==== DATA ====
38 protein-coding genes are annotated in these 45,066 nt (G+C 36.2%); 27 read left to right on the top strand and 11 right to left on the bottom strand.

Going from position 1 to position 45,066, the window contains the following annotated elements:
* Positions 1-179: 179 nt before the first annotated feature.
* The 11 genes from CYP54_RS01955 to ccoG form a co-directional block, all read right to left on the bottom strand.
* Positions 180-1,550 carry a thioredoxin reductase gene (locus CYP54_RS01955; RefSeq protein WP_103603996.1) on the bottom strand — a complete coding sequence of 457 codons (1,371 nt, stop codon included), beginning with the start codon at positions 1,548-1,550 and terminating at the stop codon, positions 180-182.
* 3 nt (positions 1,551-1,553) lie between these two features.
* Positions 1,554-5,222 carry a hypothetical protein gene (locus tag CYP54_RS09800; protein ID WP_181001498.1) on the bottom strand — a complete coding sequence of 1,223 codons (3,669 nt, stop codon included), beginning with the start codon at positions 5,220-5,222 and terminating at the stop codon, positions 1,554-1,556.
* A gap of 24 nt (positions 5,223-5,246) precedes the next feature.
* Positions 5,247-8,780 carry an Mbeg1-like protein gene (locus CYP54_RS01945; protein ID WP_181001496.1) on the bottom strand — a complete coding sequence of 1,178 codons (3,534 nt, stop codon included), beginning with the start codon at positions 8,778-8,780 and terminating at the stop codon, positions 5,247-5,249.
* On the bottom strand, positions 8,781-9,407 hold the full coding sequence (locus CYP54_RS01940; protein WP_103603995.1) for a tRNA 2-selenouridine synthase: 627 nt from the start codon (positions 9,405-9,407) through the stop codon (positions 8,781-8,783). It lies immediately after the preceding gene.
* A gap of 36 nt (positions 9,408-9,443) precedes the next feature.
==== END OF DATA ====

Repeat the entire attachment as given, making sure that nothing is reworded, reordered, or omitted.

38 protein-coding genes are annotated in these 45,066 nt (G+C 36.2%); 27 read left to right on the top strand and 11 right to left on the bottom strand.

Going from position 1 to position 45,066, the window contains the following annotated elements:
* Positions 1-179: 179 nt before the first annotated feature.
* The 11 genes from CYP54_RS01955 to ccoG form a co-directional block, all read right to left on the bottom strand.
* Positions 180-1,550 carry a thioredoxin reductase gene (locus CYP54_RS01955; RefSeq protein WP_103603996.1) on the bottom strand — a complete coding sequence of 457 codons (1,371 nt, stop codon included), beginning with the start codon at positions 1,548-1,550 and terminating at the stop codon, positions 180-182.
* 3 nt (positions 1,551-1,553) lie between these two features.
* Positions 1,554-5,222 carry a hypothetical protein gene (locus tag CYP54_RS09800; protein ID WP_181001498.1) on the bottom strand — a complete coding sequence of 1,223 codons (3,669 nt, stop codon included), beginning with the start codon at positions 5,220-5,222 and terminating at the stop codon, positions 1,554-1,556.
* A gap of 24 nt (positions 5,223-5,246) precedes the next feature.
* Positions 5,247-8,780 carry an Mbeg1-like protein gene (locus CYP54_RS01945; protein ID WP_181001496.1) on the bottom strand — a complete coding sequence of 1,178 codons (3,534 nt, stop codon included), beginning with the start codon at positions 8,778-8,780 and terminating at the stop codon, positions 5,247-5,249.
* On the bottom strand, positions 8,781-9,407 hold the full coding sequence (locus CYP54_RS01940; protein WP_103603995.1) for a tRNA 2-selenouridine synthase: 627 nt from the start codon (positions 9,405-9,407) through the stop codon (positions 8,781-8,783). It lies immediately after the preceding gene.
* A gap of 36 nt (positions 9,408-9,443) precedes the next feature.